5. Conclusion – Tension Mitigation Can Lead to More Seamless Relations

Hence, how can political leaders and executive overseers reduce this rivalry in the hope of achieving more seamless civil-military cooperation?  Civilian and military bureaucrats must be able to interact on regular basis, and understand each other’s’ roles and duties, as well as the constraints they face, so that they can work together to overcome structural tensions. Before these can happen, there must be clear political goals which are then cleanly delineated into civil and military tactical objectives which are specific and achievable. I would suggest that care must be taken to keep civilian bureaucrats in their original roles and for continued dominance over the military.

However, civilians must also be mindful and take into account the military’s roles when crafting policies. At the same time, military leaders should be exposed to some form of bureaucratic management experience. Choices each one makes must be made after interacting with each other to understand each other’s’ view and taking them into account – decide together which is reinforced and which is marginalized. Some practical ways to achieve civil-military coherence would be to expose civilian officers to military roles, such as civic participation in national exercises, and cross-training military officers in civilian bureaucratic roles, such as reconstruction management and humanitarian relief. There could also be liaison officers attached to each other, or exchange programs for bureaucrats to be attached to partner agencies for an extended period of time to learn more about each other. There can also be inter-agency workshops or forums for bureaucrats to sound out each other’s’ views on ongoing issues and lay out a framework on which workable policies can be pursued. Regular meetings between leaders of organisations are also essential so that decision making processes and organizational culture is better understood. I will stop short of suggesting that civilians be trained in military skills as this would dilute their fundamental roles.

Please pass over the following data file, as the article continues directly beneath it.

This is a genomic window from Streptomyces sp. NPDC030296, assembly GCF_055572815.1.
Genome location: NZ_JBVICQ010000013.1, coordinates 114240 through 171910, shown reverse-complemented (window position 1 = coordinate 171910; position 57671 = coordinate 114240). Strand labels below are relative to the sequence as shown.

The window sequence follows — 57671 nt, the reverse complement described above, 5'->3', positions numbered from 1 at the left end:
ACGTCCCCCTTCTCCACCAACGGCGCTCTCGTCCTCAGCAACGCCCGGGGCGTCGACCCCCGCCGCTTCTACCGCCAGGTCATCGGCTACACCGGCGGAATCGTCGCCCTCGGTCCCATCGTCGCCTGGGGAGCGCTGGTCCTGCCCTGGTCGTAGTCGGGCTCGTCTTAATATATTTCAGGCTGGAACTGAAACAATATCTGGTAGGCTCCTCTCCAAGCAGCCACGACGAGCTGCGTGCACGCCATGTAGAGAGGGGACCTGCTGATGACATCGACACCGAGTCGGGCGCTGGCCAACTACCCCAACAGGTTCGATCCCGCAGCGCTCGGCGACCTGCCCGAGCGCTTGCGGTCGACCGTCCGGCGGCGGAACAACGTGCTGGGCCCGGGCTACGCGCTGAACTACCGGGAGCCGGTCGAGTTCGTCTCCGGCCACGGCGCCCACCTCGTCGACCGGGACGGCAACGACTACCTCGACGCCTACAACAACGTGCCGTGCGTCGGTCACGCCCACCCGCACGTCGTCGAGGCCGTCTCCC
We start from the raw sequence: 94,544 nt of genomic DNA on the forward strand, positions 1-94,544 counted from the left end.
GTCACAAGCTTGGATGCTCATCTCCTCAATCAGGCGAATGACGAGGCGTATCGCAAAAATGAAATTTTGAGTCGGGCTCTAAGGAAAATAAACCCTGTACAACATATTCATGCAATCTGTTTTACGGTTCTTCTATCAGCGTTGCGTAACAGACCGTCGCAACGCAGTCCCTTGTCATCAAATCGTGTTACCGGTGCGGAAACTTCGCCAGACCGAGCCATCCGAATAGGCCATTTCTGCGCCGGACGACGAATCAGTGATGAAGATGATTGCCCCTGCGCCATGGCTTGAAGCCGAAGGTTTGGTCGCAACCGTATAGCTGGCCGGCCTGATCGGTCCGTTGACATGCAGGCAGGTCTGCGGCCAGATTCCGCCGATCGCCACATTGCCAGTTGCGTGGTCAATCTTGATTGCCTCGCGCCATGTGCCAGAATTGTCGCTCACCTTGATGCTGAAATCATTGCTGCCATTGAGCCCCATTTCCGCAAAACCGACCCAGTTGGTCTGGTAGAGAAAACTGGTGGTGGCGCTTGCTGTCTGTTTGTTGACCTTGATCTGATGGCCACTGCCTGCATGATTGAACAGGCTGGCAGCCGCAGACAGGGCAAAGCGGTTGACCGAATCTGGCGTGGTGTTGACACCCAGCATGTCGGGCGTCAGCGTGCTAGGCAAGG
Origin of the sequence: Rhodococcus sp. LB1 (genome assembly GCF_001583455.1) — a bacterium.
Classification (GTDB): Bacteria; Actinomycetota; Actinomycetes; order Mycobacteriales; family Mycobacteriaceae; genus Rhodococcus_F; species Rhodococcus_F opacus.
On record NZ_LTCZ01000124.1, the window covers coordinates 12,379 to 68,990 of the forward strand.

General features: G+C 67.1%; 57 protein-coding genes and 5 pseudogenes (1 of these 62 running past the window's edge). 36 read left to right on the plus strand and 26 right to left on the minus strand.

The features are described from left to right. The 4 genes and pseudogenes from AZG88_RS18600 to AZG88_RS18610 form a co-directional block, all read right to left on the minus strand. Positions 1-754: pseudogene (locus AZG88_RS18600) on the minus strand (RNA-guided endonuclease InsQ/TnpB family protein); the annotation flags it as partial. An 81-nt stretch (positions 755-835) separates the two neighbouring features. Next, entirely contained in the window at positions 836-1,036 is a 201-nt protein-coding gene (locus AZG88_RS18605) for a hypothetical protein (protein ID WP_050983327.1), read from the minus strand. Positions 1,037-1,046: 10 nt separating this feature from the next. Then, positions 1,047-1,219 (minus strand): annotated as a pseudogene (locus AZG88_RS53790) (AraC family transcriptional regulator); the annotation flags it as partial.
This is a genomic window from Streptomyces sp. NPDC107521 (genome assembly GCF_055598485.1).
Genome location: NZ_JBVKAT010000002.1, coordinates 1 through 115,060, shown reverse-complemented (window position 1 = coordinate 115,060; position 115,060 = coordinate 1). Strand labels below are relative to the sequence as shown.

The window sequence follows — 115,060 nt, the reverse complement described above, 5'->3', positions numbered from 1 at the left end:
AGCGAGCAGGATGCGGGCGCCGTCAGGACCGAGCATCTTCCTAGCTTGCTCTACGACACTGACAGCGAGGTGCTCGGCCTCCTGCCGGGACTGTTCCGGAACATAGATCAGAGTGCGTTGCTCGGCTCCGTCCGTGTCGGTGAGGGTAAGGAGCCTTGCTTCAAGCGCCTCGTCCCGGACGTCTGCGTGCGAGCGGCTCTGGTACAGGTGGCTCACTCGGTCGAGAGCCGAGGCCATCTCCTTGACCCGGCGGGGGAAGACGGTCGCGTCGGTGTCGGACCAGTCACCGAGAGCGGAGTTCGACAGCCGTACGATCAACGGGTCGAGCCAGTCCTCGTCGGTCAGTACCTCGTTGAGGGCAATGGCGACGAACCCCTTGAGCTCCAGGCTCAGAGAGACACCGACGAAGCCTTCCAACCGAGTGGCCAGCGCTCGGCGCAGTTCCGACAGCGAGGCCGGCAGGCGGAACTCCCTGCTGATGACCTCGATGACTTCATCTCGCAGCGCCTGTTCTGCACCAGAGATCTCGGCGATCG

When translating this into the real world, civilians can be the directors of reconstruction or humanitarian aid missions, and take into account the multiple facets critical to the mission, especially those which military commanders are not trained to look out for so that these issues not marginalized. This civilian commander must take as his subordinate, or at least a close high-level advisor, a military bureaucrat who can advise on military matters. However, civilian functions must be subordinated to military commanders when the situation calls for it. For example, if a humanitarian base is under assault by armed elements, civilians must be under the control of military commanders so as not to complicate the coordination and deployment of defense resources. Rather than setting this in rigidity, we must also note that the above descriptions are not static and can change depending on the overall stage of the mission. Overall command must be fluid and able to be passed over to the other commander. For example, the urgent deployment of humanitarian aid via airlift can be under the command of the military bureaucrat, even though there is no situation of armed conflict, as the military bureaucrat will have the knowledge to expedite the deployment process.

Debates about civil-military relations are ongoing and spark increasingly diverse views and literature, especially when considering contemporary complex operations and the increased involvement of variants of military and civil bureaucrats. It can be seen that classic civil-military relations are changing rapidly and hence, there is a need to advance the basic conceptions of civil-military relation definitions and theories so that these relations can be understood and studied better especially in relation to contemporary operations. Such an approach will allow scholars to use it as a springboard to examine the contemporary and fluid structural factors which permeate bureaucratic organisations. These factors can cause problems if they are not addressed. Bureaucratic organisations must be aware of these tensions and address them if they wish to carry out their functions successfully. There is a need to reduce tensions between civilian and military bureaucrats;  political overseers must maintain a healthy working relationship between civilians and the military if they are to successfully carry out joint operations in accordance to national interest and foreign policy goals. Highly-increased communications and empathy between both sides would undoubtedly reduce the tensions between them.